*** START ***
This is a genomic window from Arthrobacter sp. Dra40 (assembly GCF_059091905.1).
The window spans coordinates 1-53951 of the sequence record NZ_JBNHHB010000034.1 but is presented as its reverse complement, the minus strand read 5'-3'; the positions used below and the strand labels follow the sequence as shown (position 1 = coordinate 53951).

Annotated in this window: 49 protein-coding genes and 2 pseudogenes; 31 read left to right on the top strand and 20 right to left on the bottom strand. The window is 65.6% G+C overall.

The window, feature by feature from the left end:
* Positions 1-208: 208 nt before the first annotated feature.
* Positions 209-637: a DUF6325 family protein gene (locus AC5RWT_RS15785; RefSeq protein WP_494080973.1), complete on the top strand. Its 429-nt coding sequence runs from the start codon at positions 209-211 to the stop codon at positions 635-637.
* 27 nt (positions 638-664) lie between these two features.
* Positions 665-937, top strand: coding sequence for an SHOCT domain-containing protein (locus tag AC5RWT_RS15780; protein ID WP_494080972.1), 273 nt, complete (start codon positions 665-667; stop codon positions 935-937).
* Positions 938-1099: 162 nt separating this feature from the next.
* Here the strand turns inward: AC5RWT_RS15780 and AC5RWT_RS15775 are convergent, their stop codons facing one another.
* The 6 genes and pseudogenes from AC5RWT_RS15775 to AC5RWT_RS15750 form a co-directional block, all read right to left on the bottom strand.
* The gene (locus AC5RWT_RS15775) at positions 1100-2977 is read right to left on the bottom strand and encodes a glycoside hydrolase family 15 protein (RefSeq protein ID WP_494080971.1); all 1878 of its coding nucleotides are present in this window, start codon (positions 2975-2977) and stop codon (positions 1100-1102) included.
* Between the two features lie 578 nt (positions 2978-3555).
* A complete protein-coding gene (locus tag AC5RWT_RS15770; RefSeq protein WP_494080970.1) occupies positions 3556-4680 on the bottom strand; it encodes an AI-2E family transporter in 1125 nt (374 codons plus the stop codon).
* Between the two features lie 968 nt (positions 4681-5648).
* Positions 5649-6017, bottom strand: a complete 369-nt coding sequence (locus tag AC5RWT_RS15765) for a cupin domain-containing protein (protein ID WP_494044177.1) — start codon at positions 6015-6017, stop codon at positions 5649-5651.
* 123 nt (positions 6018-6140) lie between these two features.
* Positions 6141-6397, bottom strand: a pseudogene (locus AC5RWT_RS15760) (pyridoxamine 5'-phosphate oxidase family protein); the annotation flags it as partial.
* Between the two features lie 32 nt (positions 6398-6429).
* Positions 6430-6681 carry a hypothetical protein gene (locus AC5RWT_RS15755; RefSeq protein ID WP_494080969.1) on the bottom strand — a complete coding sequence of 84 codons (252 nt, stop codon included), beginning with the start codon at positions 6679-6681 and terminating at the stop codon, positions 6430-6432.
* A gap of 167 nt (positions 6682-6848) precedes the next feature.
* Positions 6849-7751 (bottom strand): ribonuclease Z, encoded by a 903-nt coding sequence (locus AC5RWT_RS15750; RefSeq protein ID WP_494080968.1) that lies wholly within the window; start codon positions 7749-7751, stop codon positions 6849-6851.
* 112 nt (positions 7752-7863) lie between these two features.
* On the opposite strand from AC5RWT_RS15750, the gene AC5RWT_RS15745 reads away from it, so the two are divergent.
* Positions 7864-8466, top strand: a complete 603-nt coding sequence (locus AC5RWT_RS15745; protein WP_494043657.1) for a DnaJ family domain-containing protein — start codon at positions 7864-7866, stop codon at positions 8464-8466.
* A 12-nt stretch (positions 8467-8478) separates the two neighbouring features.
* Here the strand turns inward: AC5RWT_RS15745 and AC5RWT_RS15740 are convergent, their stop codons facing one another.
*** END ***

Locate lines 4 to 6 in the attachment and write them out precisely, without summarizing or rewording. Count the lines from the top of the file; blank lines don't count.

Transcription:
The window, feature by feature from the left end:
* Positions 1-208: 208 nt before the first annotated feature.
* Positions 209-637: a DUF6325 family protein gene (locus AC5RWT_RS15785; RefSeq protein WP_494080973.1), complete on the top strand. Its 429-nt coding sequence runs from the start codon at positions 209-211 to the stop codon at positions 635-637.